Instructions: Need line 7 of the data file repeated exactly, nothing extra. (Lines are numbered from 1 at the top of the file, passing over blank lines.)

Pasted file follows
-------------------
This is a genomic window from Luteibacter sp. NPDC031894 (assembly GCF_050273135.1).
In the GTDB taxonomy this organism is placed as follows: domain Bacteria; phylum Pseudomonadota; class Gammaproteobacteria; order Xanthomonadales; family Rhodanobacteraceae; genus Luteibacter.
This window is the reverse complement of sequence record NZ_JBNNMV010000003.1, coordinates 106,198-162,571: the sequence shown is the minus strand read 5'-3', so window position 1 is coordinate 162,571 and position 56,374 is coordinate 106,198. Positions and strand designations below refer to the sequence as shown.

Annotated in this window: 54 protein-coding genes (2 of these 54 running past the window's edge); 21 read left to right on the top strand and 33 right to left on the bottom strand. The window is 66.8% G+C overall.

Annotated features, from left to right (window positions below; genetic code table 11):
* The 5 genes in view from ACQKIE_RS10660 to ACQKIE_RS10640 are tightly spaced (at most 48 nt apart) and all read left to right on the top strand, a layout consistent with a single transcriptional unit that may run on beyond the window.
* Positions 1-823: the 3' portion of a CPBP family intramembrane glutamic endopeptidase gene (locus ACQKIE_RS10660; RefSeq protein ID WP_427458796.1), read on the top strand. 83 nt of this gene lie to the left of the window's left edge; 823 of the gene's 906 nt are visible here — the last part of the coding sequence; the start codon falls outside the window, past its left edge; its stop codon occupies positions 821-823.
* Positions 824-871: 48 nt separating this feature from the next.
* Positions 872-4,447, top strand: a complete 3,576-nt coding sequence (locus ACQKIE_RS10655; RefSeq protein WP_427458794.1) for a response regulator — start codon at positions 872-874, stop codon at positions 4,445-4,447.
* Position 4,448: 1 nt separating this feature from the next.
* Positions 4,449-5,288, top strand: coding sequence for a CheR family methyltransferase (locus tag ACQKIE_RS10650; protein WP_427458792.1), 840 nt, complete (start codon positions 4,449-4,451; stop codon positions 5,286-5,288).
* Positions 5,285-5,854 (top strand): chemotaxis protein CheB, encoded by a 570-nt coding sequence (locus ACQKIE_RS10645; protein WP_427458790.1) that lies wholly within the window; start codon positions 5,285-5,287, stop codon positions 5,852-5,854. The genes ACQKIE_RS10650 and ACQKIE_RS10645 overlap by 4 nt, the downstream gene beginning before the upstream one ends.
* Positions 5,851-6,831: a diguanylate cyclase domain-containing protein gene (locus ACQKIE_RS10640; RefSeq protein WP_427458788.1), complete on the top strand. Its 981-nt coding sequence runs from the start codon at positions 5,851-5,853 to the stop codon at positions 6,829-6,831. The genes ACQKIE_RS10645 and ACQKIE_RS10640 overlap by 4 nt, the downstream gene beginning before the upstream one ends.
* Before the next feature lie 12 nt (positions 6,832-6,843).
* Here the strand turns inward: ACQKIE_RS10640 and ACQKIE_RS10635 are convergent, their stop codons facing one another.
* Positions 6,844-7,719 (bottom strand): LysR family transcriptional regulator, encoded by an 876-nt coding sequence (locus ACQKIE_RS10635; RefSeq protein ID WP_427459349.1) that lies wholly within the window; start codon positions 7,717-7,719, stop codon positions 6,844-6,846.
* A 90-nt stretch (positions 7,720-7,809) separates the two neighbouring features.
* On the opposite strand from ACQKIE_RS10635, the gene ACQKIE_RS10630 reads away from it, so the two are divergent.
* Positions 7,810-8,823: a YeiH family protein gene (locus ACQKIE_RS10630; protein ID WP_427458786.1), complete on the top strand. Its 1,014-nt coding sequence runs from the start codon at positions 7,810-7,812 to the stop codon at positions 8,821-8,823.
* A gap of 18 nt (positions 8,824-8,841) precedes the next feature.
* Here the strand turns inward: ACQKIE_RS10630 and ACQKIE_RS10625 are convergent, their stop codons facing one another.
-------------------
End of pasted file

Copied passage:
* Positions 1-823: the 3' portion of a CPBP family intramembrane glutamic endopeptidase gene (locus ACQKIE_RS10660; RefSeq protein ID WP_427458796.1), read on the top strand. 83 nt of this gene lie to the left of the window's left edge; 823 of the gene's 906 nt are visible here — the last part of the coding sequence; the start codon falls outside the window, past its left edge; its stop codon occupies positions 821-823.